import the sodium thiopental.
Maya Foa, an anti-death penalty activist, first convinced British government
and eventually the European Commission to ban the exporting of drugs intended
for lethal injection, the Atlantic reports. The activist organization she
worked for also managed to stop other countries from exporting sodium
thiopental by informing the pharmaceutical companies what the drug was being
The Drug Enforcement Administration then went on raids taking the states'
supplies after reports came out about states importing drugs for lethal
In 2010, pentobarbital was first used as the anesthetic in a 3-drug lethal
cocktail in Oklahoma, according to the Death Penalty Information Center.
7 months later, the pharmaceutical company Lundbeck used distribution controls
to prevent the U.S. government from using their pentobarbital for executions,
according to the Atlantic.
In the 2010s, several states passed secrecy laws which maintained anonymity for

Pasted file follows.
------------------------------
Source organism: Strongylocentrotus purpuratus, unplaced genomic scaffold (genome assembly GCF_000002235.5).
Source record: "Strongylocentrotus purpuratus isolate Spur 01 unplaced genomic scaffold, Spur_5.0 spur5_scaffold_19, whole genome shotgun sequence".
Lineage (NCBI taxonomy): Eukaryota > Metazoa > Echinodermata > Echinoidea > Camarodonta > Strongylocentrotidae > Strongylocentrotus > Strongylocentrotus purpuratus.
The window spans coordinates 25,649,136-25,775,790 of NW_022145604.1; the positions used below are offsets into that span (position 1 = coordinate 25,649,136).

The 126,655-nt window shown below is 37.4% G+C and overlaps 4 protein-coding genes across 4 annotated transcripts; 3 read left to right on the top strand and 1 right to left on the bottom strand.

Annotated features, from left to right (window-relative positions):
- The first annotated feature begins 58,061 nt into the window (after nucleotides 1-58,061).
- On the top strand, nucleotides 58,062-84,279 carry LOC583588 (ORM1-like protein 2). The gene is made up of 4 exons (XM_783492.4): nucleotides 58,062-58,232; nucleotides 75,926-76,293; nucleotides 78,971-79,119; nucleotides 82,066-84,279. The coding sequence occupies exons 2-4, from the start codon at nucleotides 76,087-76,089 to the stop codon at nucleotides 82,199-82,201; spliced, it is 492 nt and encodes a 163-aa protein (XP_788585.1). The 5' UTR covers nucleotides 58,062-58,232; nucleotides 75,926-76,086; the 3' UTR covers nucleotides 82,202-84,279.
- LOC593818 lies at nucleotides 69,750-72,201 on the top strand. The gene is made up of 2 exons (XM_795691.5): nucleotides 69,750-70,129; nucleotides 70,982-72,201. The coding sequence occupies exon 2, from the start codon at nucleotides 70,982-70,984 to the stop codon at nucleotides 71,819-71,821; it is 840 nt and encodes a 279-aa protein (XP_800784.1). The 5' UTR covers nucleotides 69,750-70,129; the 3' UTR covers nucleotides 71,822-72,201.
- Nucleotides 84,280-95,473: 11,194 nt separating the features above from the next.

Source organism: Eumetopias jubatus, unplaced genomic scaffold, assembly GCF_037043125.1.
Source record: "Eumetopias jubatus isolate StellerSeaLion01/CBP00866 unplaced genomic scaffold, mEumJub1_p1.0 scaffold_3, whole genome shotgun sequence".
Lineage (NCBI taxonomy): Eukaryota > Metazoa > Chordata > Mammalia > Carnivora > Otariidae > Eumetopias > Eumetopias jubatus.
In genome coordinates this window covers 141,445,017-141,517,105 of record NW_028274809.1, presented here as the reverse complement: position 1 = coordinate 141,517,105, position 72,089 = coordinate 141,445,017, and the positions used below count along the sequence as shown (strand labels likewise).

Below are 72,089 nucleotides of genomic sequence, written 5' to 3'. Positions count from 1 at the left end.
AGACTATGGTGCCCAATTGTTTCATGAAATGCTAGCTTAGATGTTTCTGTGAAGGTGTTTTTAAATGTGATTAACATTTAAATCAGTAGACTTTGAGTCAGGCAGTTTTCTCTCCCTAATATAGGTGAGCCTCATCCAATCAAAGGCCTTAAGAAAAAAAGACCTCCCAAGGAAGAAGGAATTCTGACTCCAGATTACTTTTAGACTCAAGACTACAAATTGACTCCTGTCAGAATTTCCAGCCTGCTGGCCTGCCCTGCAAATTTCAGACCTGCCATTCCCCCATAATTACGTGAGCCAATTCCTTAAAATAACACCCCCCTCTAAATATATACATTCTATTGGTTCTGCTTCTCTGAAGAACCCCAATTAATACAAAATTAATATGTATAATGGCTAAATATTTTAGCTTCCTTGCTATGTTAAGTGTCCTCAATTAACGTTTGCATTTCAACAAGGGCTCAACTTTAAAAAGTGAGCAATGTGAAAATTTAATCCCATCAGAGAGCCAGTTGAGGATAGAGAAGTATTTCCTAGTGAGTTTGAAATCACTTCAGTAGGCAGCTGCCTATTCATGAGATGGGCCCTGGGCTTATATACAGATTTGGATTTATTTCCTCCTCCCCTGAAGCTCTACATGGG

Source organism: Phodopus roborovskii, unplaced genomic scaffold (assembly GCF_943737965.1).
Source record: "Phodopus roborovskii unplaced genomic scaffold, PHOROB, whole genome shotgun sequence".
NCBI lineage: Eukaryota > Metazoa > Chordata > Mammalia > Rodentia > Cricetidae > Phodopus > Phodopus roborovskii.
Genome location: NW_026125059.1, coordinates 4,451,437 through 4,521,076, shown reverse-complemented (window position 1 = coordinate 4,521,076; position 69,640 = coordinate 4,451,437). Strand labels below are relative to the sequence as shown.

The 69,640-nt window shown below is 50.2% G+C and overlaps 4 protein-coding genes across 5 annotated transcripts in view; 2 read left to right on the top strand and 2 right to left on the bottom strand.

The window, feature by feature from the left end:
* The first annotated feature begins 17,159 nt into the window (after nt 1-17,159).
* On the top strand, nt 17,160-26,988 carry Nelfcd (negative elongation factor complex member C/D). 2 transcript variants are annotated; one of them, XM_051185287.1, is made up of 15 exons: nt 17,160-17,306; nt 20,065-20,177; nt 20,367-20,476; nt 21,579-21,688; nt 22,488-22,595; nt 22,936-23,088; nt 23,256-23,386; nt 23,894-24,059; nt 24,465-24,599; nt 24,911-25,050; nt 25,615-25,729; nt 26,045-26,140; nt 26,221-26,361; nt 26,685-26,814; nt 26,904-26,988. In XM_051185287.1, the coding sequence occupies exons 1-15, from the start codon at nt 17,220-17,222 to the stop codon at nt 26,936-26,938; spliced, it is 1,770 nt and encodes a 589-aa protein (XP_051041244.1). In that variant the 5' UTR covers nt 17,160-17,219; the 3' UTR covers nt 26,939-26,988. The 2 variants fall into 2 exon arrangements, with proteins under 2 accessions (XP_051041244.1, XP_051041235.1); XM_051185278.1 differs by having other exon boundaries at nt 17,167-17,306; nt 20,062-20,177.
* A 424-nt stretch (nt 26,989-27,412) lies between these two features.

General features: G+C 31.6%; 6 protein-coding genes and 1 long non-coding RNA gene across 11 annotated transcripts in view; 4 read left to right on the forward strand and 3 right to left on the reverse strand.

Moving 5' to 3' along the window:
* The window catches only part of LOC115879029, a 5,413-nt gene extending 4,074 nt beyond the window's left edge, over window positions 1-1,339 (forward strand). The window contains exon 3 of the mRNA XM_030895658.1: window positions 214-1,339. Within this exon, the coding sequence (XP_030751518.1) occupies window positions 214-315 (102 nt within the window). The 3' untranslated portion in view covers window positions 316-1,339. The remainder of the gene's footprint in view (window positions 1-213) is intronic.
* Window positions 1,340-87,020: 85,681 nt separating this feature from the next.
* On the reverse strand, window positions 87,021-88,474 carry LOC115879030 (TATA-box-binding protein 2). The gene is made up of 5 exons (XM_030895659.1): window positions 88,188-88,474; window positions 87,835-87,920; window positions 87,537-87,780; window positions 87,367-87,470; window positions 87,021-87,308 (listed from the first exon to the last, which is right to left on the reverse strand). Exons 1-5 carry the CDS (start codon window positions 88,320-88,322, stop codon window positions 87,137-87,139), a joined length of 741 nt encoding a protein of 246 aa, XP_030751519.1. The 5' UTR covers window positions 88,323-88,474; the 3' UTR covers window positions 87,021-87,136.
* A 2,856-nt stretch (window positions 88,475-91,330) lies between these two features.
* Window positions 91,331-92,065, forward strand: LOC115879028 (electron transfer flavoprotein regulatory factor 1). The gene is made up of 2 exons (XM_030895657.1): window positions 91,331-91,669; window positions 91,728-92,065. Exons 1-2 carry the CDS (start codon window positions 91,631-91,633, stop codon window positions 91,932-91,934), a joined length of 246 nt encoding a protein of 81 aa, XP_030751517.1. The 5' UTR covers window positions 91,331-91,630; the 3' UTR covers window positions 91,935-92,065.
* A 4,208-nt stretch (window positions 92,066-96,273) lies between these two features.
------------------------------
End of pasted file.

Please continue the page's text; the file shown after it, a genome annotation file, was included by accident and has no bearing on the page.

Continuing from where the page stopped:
the doctors and pharmacists who supplied drugs to state prisons, in an effort
to encourage cooperation. Only in Missouri did the court demand that the
prison's reveal their sources of the lethal drugs.
In 2013, Midazolam was first used in a 3-drug, lethal cocktail in Florida,
according to the Death Penalty Information Center.
In April 2014, Clayton Locket's execution, which lasted 2 hours, Midazolam was
used and resulted in Locket gagging and gasping for breath.
In 2015, the Supreme Court ruled that there was not enough evidence that the
use of Midazolam falls under "cruel and unusual punishment," in a case brought
by death row prisoners. Activists had engaged "in what amounts to a guerrilla
war against the death penalty," wrote Justice Samuel A. Alito.
Earlier this year, the large pharmaceutical company, McKesson Corporation, sued
Arkansas for using its drugs for executions deceitfully, Reuters reported.
Arkansas then scheduled 8 executions in 11 days, after no execution since 2005.
Several of the inmates' executions were delayed after lawyers made the argument
that the use of Midazolam could violate the 8th Amendment.
Why the rush? The state's supply of Midazolam has expired and they don't know
when they could get more.
Houston man charged with kidnapping tied to ex-postal worker's death